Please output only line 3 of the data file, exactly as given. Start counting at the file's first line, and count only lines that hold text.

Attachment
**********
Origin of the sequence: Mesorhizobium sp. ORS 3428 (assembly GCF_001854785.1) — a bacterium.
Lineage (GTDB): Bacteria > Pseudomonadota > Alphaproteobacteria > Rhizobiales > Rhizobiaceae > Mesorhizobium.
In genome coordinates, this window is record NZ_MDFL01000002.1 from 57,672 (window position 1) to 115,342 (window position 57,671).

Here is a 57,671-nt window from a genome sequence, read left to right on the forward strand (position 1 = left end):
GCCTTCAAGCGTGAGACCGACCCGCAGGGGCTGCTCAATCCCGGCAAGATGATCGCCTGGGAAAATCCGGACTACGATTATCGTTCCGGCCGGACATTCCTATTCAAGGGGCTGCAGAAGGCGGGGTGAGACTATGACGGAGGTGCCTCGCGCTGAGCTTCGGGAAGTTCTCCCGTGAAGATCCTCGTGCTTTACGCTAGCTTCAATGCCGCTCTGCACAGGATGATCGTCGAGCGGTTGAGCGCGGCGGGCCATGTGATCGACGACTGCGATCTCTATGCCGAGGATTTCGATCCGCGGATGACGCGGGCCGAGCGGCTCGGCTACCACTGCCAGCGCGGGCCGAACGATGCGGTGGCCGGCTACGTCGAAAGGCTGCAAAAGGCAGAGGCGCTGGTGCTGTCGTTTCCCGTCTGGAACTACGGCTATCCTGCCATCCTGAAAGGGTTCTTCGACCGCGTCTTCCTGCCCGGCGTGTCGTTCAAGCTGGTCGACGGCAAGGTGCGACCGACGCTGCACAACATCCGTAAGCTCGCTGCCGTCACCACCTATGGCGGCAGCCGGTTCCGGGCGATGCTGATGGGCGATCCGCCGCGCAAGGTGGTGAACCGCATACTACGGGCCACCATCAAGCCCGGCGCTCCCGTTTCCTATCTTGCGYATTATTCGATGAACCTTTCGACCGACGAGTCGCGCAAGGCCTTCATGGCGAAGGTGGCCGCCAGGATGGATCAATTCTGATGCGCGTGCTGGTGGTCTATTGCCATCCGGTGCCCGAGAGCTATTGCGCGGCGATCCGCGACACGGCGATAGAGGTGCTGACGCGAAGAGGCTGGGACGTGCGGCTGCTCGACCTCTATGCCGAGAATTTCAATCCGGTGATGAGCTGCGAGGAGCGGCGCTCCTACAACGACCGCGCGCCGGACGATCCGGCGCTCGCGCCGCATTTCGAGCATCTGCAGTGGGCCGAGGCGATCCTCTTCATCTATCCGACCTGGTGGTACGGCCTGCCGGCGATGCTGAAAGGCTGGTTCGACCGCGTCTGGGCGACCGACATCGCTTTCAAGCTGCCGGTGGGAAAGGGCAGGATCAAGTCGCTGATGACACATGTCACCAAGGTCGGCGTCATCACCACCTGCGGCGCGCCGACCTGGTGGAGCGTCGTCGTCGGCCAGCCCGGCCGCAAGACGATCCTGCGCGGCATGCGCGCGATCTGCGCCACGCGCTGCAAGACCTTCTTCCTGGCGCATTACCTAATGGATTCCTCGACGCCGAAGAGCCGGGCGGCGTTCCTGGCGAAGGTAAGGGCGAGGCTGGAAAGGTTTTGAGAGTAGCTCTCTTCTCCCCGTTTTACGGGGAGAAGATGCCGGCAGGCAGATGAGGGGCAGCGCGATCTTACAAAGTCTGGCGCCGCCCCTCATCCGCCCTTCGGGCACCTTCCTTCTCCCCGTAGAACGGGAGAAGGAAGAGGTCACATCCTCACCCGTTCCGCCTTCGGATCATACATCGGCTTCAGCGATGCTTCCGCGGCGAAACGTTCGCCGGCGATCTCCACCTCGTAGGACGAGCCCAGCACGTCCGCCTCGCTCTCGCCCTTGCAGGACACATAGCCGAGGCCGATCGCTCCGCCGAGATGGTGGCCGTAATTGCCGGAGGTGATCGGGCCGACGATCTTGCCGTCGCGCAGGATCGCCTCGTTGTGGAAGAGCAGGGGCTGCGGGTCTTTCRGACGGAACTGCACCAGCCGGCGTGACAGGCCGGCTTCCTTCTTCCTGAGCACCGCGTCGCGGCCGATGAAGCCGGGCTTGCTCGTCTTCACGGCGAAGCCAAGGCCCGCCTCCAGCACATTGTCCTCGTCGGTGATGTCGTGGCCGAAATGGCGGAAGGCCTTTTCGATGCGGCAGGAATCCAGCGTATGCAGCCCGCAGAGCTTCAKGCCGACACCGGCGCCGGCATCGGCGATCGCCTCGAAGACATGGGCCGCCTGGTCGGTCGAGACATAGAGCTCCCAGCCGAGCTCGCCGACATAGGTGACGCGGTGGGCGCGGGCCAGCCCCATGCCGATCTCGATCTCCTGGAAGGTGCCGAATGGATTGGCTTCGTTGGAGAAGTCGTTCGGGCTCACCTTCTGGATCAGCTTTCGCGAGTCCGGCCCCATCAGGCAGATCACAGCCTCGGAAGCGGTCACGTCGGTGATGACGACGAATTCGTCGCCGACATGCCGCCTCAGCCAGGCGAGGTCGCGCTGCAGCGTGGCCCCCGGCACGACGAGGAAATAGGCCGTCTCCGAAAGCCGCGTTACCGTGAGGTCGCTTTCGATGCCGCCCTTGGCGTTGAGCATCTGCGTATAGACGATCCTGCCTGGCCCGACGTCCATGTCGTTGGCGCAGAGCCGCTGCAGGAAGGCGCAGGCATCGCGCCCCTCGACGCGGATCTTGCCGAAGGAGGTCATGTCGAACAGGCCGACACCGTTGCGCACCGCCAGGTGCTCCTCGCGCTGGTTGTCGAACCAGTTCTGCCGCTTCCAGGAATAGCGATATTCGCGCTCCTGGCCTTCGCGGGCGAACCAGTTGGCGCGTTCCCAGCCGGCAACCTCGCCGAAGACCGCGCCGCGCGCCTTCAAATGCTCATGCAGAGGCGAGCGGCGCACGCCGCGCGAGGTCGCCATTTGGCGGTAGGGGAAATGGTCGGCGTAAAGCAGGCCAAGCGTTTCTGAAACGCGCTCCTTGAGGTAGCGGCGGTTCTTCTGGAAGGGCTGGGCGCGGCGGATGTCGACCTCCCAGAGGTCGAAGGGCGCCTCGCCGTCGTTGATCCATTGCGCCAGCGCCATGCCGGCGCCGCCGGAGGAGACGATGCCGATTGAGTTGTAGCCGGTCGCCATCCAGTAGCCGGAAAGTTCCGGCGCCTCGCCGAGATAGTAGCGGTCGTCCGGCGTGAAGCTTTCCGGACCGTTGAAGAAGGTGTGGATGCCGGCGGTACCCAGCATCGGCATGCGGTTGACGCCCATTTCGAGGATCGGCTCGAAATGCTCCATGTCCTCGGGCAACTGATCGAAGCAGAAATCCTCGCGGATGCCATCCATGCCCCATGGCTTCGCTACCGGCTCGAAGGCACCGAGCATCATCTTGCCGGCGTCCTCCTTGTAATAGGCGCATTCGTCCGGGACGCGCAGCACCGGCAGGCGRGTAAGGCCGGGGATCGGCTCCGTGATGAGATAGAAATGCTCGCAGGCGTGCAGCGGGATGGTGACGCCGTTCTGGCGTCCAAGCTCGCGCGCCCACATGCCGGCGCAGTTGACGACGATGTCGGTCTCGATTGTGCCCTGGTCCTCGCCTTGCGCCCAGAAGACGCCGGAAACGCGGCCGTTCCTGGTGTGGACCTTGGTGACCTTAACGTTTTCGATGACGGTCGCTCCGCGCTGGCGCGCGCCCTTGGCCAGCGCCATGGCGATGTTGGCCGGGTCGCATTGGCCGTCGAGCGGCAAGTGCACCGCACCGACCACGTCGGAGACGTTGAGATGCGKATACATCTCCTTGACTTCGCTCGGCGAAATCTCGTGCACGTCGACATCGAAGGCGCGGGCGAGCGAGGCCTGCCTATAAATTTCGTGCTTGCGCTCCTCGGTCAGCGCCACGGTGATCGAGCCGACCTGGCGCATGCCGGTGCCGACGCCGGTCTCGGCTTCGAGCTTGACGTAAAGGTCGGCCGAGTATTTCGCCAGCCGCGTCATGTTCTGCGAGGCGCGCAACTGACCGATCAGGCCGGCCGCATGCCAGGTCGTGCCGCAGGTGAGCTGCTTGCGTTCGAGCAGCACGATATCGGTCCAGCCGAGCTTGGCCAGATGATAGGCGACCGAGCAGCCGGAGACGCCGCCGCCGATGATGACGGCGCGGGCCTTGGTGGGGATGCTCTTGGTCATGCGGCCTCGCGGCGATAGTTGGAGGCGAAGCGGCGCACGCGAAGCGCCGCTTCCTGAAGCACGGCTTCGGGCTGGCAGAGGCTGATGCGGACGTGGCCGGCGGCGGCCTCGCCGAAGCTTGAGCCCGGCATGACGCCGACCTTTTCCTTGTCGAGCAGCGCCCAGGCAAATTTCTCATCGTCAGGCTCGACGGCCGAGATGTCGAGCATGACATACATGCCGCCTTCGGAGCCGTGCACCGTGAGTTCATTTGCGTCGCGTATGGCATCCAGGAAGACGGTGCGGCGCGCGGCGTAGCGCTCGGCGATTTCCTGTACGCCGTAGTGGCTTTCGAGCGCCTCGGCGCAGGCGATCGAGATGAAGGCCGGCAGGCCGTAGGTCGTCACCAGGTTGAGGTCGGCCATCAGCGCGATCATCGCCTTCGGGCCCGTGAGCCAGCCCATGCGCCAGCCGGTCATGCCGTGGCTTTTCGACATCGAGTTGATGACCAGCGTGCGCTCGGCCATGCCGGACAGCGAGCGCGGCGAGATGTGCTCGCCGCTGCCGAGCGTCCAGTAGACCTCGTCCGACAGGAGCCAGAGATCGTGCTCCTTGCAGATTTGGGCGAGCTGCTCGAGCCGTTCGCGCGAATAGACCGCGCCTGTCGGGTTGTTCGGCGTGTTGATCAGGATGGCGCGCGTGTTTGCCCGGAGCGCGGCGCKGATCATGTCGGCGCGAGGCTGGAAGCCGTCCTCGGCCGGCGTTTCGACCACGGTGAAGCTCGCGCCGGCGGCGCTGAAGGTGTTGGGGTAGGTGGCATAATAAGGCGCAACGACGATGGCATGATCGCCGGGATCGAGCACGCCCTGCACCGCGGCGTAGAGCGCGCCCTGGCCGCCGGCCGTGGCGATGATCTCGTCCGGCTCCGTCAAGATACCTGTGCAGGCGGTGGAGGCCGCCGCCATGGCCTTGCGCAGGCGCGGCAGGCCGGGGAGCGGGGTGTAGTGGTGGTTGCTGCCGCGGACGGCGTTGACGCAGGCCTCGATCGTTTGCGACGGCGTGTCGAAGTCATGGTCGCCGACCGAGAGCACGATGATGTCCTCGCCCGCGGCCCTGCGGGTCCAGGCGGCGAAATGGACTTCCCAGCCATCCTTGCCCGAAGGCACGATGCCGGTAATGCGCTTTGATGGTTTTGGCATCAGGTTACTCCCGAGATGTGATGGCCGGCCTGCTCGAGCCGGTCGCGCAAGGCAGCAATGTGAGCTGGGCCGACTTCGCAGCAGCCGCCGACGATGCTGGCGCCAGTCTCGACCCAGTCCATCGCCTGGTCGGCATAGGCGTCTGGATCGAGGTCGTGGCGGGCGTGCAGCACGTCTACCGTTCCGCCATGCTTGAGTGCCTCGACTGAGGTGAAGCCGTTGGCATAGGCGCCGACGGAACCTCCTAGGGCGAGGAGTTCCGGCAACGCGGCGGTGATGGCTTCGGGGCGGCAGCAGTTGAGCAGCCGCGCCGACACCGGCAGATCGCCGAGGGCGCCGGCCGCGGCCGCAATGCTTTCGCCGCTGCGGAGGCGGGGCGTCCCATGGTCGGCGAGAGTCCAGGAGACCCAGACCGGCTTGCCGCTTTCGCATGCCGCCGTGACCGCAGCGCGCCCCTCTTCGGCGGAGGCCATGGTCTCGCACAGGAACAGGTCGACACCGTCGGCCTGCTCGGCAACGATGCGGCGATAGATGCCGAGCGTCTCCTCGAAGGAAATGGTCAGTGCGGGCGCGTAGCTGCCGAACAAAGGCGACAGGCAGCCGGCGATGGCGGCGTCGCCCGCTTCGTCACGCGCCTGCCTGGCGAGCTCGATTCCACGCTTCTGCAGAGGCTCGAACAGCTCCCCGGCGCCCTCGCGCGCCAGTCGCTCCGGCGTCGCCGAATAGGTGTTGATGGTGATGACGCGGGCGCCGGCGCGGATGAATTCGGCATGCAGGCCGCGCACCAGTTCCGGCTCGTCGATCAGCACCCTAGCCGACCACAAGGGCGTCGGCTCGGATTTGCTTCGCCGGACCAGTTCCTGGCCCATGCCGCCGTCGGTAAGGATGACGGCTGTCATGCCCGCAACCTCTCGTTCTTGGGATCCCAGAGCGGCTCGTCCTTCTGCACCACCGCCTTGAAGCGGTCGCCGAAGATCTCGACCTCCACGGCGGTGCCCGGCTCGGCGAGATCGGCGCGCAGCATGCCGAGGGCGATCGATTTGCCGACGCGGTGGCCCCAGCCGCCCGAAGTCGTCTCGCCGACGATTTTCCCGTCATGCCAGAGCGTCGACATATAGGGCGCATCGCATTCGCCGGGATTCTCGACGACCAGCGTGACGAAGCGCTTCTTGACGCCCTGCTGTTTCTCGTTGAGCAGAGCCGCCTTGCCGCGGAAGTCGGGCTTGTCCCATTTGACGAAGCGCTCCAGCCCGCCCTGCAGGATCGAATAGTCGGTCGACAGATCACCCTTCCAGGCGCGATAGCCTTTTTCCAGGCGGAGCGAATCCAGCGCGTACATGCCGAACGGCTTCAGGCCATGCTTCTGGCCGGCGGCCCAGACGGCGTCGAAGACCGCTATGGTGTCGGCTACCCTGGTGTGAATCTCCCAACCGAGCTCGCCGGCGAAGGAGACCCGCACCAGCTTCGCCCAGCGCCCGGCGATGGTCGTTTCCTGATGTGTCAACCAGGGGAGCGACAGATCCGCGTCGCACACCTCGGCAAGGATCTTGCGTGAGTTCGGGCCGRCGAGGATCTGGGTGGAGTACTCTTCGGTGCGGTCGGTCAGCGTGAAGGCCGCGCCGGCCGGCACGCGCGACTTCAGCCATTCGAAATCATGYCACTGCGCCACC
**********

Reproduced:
In genome coordinates, this window is record NZ_MDFL01000002.1 from 57,672 (window position 1) to 115,342 (window position 57,671).